There's simply no way to improve upon the headline for Ryan Singel's post in Wired this week: "Wireless Oligopoly Is Smother of Invention."
So instead, I'll amplify it. In his piece, Singel compares the wireless industry — unfavorably — to television and wireline Internet service providers. His basic point is this: Neither of those industries could get away with the consumer abuses perpetrated by mobile carriers (though they certainly have their fair share of other abuses). So why do we allow the wireless industry to kill innovation and hurt consumers? He writes:
Imagine if the wireless carriers controlled your wired broadband connection or your television set. You'd have to buy your television from your cable company, with a two-year contract, and when that ended, you'd have to ask them to unlock it so you could take it to another provider.
If the wireless company ran your ISP, you'd have to use a computer they approved, and if you wanted to use a different one, you'd pay more. Want Wi-Fi in your house? That'll be an extra $30 a month and $150 to buy an approved but functionally limited Wi-Fi device.
The truth is, until more people — and lawmakers — understand control over mobile devices and the platforms on which they run as a political issue, the wireless industry is not going to change its ways.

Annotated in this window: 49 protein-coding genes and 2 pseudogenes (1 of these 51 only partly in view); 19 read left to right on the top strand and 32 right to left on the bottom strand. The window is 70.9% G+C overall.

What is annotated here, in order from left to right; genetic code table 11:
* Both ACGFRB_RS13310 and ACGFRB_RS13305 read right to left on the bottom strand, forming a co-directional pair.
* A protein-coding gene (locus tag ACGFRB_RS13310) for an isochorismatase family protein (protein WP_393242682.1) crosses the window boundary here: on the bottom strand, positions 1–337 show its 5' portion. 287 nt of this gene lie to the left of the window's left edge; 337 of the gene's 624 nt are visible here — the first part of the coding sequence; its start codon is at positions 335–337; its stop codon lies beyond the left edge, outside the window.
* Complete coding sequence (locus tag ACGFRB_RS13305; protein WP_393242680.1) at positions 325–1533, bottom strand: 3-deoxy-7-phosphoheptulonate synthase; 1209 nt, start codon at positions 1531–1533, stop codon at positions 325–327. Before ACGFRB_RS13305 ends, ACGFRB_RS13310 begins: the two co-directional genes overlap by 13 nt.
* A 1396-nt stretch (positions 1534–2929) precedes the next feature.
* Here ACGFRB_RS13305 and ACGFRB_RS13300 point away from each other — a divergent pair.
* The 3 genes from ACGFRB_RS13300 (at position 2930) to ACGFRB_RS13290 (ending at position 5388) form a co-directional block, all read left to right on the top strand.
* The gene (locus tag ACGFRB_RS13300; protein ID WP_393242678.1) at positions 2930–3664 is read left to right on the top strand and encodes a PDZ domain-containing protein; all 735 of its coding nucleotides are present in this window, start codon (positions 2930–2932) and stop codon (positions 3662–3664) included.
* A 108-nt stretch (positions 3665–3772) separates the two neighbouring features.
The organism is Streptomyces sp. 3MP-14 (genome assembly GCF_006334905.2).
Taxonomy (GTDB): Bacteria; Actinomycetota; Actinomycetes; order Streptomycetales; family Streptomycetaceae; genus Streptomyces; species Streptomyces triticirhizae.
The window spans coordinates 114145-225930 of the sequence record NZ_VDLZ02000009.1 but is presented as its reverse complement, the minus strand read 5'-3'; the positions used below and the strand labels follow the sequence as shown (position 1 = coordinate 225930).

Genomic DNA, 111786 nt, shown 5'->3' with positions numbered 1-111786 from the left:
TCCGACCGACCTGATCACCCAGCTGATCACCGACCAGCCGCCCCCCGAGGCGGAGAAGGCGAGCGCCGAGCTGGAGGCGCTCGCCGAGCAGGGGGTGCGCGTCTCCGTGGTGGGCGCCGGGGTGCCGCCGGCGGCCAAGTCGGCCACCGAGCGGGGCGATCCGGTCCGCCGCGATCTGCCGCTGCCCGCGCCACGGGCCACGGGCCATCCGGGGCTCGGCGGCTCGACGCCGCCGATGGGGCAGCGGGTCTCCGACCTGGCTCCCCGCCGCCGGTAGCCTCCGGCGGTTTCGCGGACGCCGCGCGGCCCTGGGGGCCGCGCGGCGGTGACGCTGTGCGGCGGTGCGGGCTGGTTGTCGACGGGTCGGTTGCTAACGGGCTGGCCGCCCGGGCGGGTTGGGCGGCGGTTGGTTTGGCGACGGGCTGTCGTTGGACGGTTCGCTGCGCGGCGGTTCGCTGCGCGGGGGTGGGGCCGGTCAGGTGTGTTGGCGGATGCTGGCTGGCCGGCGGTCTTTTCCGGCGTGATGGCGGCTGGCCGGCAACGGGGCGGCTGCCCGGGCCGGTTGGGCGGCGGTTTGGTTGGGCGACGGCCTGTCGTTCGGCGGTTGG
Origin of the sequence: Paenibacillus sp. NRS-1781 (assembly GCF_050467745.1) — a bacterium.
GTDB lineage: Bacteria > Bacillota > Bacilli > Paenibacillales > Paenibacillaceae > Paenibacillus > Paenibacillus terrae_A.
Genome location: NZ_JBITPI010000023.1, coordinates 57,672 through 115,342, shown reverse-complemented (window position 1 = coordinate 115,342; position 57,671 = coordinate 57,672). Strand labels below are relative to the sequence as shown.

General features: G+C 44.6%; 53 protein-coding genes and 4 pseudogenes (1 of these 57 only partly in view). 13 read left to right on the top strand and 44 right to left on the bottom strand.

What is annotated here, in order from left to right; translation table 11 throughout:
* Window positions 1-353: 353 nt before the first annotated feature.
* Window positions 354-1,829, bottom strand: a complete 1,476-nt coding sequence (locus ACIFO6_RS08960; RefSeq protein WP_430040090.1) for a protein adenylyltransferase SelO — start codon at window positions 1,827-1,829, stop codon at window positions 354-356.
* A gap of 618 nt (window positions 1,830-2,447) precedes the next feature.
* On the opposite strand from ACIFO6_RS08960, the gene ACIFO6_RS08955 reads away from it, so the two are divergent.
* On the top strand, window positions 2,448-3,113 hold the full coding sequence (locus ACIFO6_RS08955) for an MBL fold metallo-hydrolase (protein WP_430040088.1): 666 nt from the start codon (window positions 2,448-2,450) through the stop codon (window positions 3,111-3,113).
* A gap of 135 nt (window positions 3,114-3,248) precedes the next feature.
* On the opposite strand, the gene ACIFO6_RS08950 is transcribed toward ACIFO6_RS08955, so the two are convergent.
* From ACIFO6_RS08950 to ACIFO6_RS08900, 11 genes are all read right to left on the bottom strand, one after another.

Here's what I mean by "political." Mobile networks and devices are becoming central components of the new media infrastructure. Our consumption and production of information, political engagement and participation in culture depend on access to affordable broadband data connections — including mobile data accessed via smartphones and tablets. But carriers want to constrain the future of democratic media in the name of profit maximization by monopolizing the distribution of phones, restricting data use, and turning us into passive consumers instead of engaged citizens.
Just look at AT&T's new tiered
price gouge pricing model for data plans. In the short term, these plans — which cap data usage at 200 MB or 2 GB per month, depending on the price you choose — seem reasonable. But they're not constructed for the long haul. As we stream and download more and more video on our phones (as the more than 600,000 people who pre-ordered iPhones this week surely will), these data caps will seem puny, and punitive. Rather than build out its network, AT&T prefers to follow the tried-and-true method of restricting its customers' behavior and stifling innovation.
These companies act as if they own the wireless spectrum their data runs on. But they don't; it's ours. The spectrum is public property that carriers (and radio operators) lease from the government. As Singel suggests, it's time that we stood up to the carriers and demand they open up their networks (and their phones).
We can't unlock the true potential of mobile media until the carriers get out of the way. And they won't get out of the way without a fight. Free your phone.